The village is comprised of huts built on stilts in case of flooding, with thatched roofs and walls that open to the nearby jungle. Certain cabins are for cooking, while others are where families socialize and sleep at night. The tourists are gladly received by those in the huts and the children, who are eager to play with the newcomers.
A shaman leads those who are curious on a lesson in the depths of the jungle, where every tree is covered with orchids, bromeliads, and lianas. The guide explains the benefits of each seed, root, and leaf, which they grind up or steep in an infusion to calm abdominal cramps, heal a wound, or relieve labor pain.
Back in the village, a picturesque meal is laid out and waiting for us in the main maloka. Every one is given a cone of banana leaves with plaintain fritters and grilled fish drizzled with lemon. The village chief explains his people's customs before inviting the visitors to join them in dancing to the beat of the men's music. The young women look dazzling in their iridescent sarongs, with pendants of pearls and coins draped over their bare chest. A wreath of hibiscus flowers crowns their dark, waist-length hair.
They begin to joyfully spin in a circle, pulling a few tourists into the dance, much to the amusement of the children. At the end of their visit, each one takes with him a few handicrafts, one of the community's main sources of income. Sculptures carved from nuts, brightly painted figurines, woven fiber bags, miniature wooden canoes, and instruments are among the humble souvenirs of this unique encounter with a community living out a peaceful and yet-natural existence just outside one of the most modern and dynamic capital cities in Central America.
Information: There is no tourist office in Panama, but the website of the French Embassy in Panama [www.ambafrance-pa.org/] and this must-see webpage [www.visitpanama.com] offer valuable information.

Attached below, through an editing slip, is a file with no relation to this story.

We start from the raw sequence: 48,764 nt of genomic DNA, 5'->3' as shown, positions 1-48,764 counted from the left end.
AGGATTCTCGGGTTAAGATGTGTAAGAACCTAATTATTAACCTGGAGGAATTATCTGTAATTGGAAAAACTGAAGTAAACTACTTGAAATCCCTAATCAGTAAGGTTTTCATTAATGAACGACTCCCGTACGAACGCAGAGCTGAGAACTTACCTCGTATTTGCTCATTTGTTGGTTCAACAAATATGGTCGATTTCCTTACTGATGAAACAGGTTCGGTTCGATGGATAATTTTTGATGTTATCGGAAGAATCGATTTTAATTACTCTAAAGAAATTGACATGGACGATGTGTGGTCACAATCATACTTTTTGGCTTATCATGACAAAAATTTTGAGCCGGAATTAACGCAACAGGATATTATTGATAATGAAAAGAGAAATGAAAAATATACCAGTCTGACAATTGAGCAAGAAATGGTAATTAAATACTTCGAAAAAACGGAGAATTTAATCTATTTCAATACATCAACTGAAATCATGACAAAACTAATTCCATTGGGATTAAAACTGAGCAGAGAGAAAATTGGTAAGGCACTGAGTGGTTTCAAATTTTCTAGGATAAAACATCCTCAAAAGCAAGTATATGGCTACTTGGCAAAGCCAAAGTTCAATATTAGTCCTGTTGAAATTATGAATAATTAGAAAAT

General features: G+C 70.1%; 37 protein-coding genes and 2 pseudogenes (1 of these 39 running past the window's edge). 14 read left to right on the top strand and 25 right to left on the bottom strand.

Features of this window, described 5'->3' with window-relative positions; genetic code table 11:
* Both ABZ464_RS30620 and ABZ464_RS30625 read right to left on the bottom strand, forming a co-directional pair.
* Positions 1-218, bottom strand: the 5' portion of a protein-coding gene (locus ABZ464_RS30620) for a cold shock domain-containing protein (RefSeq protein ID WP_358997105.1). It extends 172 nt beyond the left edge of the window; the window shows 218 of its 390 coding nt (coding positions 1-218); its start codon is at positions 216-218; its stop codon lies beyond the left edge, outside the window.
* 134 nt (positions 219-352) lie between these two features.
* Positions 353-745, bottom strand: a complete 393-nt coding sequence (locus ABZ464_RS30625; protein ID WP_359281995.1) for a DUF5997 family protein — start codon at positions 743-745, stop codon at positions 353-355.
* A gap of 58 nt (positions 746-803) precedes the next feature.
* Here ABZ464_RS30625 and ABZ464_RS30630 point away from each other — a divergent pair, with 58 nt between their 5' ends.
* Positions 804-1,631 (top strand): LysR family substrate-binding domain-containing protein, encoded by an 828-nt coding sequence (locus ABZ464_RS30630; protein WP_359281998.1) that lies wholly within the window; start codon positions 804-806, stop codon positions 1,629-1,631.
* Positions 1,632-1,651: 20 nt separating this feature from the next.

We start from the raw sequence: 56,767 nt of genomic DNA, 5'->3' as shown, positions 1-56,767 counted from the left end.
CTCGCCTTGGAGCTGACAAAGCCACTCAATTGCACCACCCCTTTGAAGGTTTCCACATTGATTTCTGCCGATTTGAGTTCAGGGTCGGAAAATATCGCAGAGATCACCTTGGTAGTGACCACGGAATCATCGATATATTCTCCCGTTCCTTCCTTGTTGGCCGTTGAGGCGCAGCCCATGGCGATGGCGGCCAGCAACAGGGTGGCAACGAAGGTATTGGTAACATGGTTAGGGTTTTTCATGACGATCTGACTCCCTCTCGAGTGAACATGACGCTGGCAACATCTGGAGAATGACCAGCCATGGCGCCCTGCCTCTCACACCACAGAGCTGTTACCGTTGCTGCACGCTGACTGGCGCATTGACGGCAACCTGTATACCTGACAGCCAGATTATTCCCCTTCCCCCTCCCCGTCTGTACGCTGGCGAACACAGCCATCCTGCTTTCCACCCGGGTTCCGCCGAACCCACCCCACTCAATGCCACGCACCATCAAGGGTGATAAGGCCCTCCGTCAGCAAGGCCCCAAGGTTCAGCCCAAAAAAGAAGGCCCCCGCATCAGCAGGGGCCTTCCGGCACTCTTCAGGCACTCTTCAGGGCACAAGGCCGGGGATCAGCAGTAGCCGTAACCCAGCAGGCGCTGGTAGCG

Money: The currency is the U.S. dollar, at least for bills. Change is given in Balboas that are equivalent in value to the U.S. coins. Credit cards are accepted everywhere except in indigenous communities, where you need to pay in cash.
Lodging: Panama offers accommodation for all tastes and budgets. In Panama City the Deville Hotel [www.devillehotel.com.pa] offers a comfortable haven of peace in the center of the banking district, just steps from the Coastal Strip. In this boutique hotel you will be swept back to the era of when the canal was in construction under Ferdinand de Lesseps, as each suite is decorated with period furniture imported from the French colonies. On the Pacific coast, the Bristol Buenaventura hotel, part of the Plus Beaux hôtel du Monde group (a global leader in hotels), offers the finest comfort in a dreamy setting that exudes elegance, luxury, and refinement [www.thebristol.com/buenaventura]. In Bocas there is a full range of hotels. Those who want to let it all loose or laze away should go for a getaway at least for a few days at Al Natural Resort. Kayaking, windsurfing, and excellent surfing are included in the price of staying in the bungalows, which offer the possibility of living an extraordinary experience [www.alnaturalresort.com] Moreover, Michel Natalis has excellent advice on trips to take in the area.
Dining: Panama City is such a cosmopolitan city that a tourist who stays only a few days will find it difficult to describe Panamanian cuisine given the diverse eating options. At most you will be able to appreciate the undeniable freshness of seafood and tropical fruits. Meat lovers should let themselves be seduced by Os Segredos de Carne [www.ossegredosdacarne.com], whereas those who prefer fish will appreciate 7 Mares.
By Christiane Goor, Epoch Times